Why It’s Important: Rakuten Mobile, Intel and NEC collaborate on containerized 5G SA core network

Rakuten Mobile, NEC and Intel  announced today that they have achieved a performance of 640 Gbps per server for the containerized User Plane Function (UPF) on the containerized 5G SA core network jointly developed by Rakuten Mobile and NEC running on the Rakuten Communications Platform (RCP).

In the absence of ITU-T standards or 3GPP implementation specs (beyond architecture and functional requirements) for 5G SA core network or the ultra hyped 5G functions that go with it (e.g. network slicing, automation, service chaining, etc), the Rakuten Mobile-NEC containerized 5G SA core network is a very important development.

We documented that in this IEEE Techblog post.  Rakuten has said they plan to sell their RCS platform (which includes 5G SA core network spec and software) to 5G SA network providers. They say they already have at least 15 customers.

According to Dave Bolan of Dell’Oro Group, most 5G SA networks will be based on containers (rather then virtualized network functions/VNF).

Many analysts say that containerized UPF performance is needed to maximize the value of 5G deployment. This is because the control plane (C-plane) and user plane (U-plane), which were historically collocated, are completely decoupled in this disaggregated 5G architecture. Separating them enables an independently scalable UPF which is key to private networks, edge computing, hybrid cloud and to accelerate a variety of deployment scenarios. Rakuten Mobile has adopted 5G architecture from the launch of its network, including a CUPS (Control and User Plane Separated) packet core for its 4G LTE network.

TelecomTV says that control and data plane separation enables the 5G network operator to deploy multiple UPF instances closer to where the traffic originates, rather than at fixed locations in the network. The result is lower latency and a better user experience. It also means UPF instances can be turned on and off as capacity demand dictates, enabling operators to dynamically allocate network resources.

The 640 Gbps performance per server for the containerized UPF on the 5G SA core network was achieved in a laboratory environment in Tokyo. This represents a significant opportunity to drive high performance of the commercial network in the future.

NEC says it leveraged its industry-leading product development based on its advanced telecom and IT expertise to maximize CPU utilization and fast memory access. That software was facilitated by use of Intel’s latest high-performance infrastructure, including 3rd Gen Intel Xeon Scalable processors with built-in AI acceleration and Dual-port 100Gb Intel Ethernet Network Adapter E810-2CQDA2 with Dynamic Device Personalization (DDP).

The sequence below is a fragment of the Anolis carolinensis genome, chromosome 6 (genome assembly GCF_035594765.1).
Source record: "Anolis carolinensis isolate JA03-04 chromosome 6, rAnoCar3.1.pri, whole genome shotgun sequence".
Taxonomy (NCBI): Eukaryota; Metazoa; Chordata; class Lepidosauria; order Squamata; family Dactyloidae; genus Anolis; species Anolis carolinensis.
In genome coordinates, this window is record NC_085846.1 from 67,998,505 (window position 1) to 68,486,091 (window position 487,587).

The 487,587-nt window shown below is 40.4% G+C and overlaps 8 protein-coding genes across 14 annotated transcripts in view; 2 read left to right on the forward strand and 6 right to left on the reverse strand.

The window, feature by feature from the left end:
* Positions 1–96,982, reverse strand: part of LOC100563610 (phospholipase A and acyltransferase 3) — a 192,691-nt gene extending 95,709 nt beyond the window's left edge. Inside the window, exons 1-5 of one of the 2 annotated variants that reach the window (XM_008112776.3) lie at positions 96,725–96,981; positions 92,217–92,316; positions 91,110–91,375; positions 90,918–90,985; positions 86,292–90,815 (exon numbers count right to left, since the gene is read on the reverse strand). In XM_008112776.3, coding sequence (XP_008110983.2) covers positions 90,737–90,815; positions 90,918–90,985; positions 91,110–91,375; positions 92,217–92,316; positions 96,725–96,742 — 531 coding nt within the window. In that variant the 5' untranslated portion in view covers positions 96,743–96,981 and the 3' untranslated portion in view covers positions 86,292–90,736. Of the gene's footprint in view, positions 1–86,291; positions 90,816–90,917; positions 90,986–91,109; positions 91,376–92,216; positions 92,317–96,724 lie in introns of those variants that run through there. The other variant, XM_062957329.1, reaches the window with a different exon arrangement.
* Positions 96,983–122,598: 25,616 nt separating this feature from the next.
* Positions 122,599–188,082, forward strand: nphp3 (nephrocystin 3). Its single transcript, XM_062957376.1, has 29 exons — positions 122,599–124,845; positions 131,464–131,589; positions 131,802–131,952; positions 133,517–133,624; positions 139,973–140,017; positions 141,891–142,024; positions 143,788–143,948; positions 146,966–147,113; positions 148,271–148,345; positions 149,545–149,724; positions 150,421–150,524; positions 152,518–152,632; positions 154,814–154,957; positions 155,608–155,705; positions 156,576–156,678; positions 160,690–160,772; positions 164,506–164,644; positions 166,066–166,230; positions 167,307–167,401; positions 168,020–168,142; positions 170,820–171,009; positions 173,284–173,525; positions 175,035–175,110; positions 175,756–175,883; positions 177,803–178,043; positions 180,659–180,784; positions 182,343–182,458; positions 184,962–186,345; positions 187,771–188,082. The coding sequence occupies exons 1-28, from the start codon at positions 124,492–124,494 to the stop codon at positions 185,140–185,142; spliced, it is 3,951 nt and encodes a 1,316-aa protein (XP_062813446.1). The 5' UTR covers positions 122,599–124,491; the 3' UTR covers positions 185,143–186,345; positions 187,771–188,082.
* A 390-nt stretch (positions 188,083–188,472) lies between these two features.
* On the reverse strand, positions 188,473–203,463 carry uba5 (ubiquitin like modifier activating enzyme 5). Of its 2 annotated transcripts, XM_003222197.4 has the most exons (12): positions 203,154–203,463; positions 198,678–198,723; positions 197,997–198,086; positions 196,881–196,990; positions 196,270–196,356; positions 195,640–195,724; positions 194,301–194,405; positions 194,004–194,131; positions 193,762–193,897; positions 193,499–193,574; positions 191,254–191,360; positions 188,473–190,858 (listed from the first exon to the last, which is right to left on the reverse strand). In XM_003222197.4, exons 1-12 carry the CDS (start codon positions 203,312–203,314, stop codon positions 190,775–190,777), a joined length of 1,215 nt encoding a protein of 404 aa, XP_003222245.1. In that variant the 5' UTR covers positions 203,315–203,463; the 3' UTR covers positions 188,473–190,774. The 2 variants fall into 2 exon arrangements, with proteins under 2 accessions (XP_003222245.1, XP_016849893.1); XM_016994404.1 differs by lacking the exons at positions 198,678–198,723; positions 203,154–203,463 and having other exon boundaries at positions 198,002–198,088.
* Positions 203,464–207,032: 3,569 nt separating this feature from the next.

Rakuten Mobile, Intel and NEC have collaborated on high-speed processing of containerized UPF, which plays a significant role in this initiative, and achieved a performance of 640 Gbps per server. High-speed processing in a containerized environment on Rakuten Mobile’s RCP enables instant and flexible deployment of UPF from edge to central locations based on traffic characteristics, leveraging RCP’s full automation features.

“Rakuten Mobile has successfully designed and built a fully containerized mobile network based on open standards,” commented Tareq Amin, Representative Director, Executive Vice President and CTO of Rakuten Mobile. “With NEC and Intel, we have demonstrated that extremely high-speed processing is possible on containers. We aim to continue to pursue performance improvements in the core to achieve higher throughput and reduce cost and energy consumption in the rollout of network technology in Japan and worldwide.”

“We’re proud that Rakuten Mobile, Intel and NEC were able to demonstrate industry-leading UPF performance,” commented NEC Executive Vice President Atsuo Kawamura. “NEC has been developing high-performance and highly reliable 5G systems by leveraging our vast experience that includes more than 25 years in mobile core networking. Our strong track record, technical capabilities and expertise in both network and computing domains, allowed us to bring high-quality 5G core to virtualization and cloud-native technology. NEC and Intel have a long-term relationship in the hardware business, including CPUs and NICs (Network Interface Cards), and have jointly enhanced the acceleration technology for virtualization, represented by the DPDK (Data Plane Development Kit). NEC performed significant optimization and improvements to pursue higher performance for the cloud-native UPF. In the future, we will continue to contribute to society through 5G in Japan and around the world leveraging the results of this project.”

“The fully virtualized Rakuten mobile network featuring NEC’s containerized 5G UPF software built on the latest Intel technology is another key proof point of how ecosystem collaboration and industry leading technology are both essential to fulfill the promise of 5G,” said Dan Rodriguez, corporate vice president and general manager of Intel’s Network Platforms Group. “The ongoing development and optimization work among the companies on the latest 3rd Gen Intel Xeon Scalable processors and Intel Ethernet 800 Series network adapters not only provides outstanding performance, but the added flexibility to run workloads from core to edge that are designed to offer the best experience for end users.”

Rakuten Mobile and NEC started jointly developing an open, fully containerized SA 5G core network in June 2020 to be utilized in Rakuten Mobile’s mobile network in Japan and made available within RCP.

In the RAN domain, NEC is also providing 5G radio units (5G RU) for Rakuten Mobile’s network in Japan, and recently, Rakuten Mobile and NEC announced the broadening of their collaboration to provide 5G and 4G radios and engineering services for Open RAN systems aligned with O-RAN specifications for global markets, and accelerate the global expansion of the RCP.

Through the joint development of the open and fully cloud native containerized SA 5G core network, Rakuten Mobile and NEC aim to drive innovation in global mobile technology and provide high-quality 5G network technology to customers in Japan and around the world.

Comment and Analysis:

In an email to this author earlier this year, Rakuten Mobile CTO Tareq Amin wrote: “NEC/Rakuten 5GC openness are realized by implementation of Open Interface defined in 3GPP specifications  (TS 23.501, 502, 503 and related stage 3 specifications).  3GPP 5GC specification requires cloud native architecture as the general concept (service based architecture).  It should be distributed, stateless, and scalable.  However, an explicit reference model is out of scope for the 3GPP specifications.”